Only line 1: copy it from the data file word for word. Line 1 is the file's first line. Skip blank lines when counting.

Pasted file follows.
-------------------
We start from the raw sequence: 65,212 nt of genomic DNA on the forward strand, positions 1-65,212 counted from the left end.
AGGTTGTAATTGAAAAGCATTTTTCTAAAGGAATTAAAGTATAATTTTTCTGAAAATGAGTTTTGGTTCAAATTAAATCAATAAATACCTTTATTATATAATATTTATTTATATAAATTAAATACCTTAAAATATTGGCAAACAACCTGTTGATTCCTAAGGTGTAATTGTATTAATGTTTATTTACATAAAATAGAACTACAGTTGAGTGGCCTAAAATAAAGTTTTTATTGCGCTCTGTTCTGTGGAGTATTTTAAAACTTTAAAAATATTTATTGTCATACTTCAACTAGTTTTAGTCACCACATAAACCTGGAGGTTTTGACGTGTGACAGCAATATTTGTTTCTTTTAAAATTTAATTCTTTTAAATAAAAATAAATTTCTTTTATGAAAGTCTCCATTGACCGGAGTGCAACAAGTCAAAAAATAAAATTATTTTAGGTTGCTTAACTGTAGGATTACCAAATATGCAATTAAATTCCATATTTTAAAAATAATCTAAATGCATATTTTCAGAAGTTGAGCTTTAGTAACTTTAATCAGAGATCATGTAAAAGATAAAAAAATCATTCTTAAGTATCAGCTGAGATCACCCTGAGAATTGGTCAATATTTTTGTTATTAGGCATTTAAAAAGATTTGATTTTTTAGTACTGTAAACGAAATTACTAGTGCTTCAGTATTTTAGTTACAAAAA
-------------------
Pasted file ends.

We start from the raw sequence: 65,212 nt of genomic DNA on the forward strand, positions 1-65,212 counted from the left end.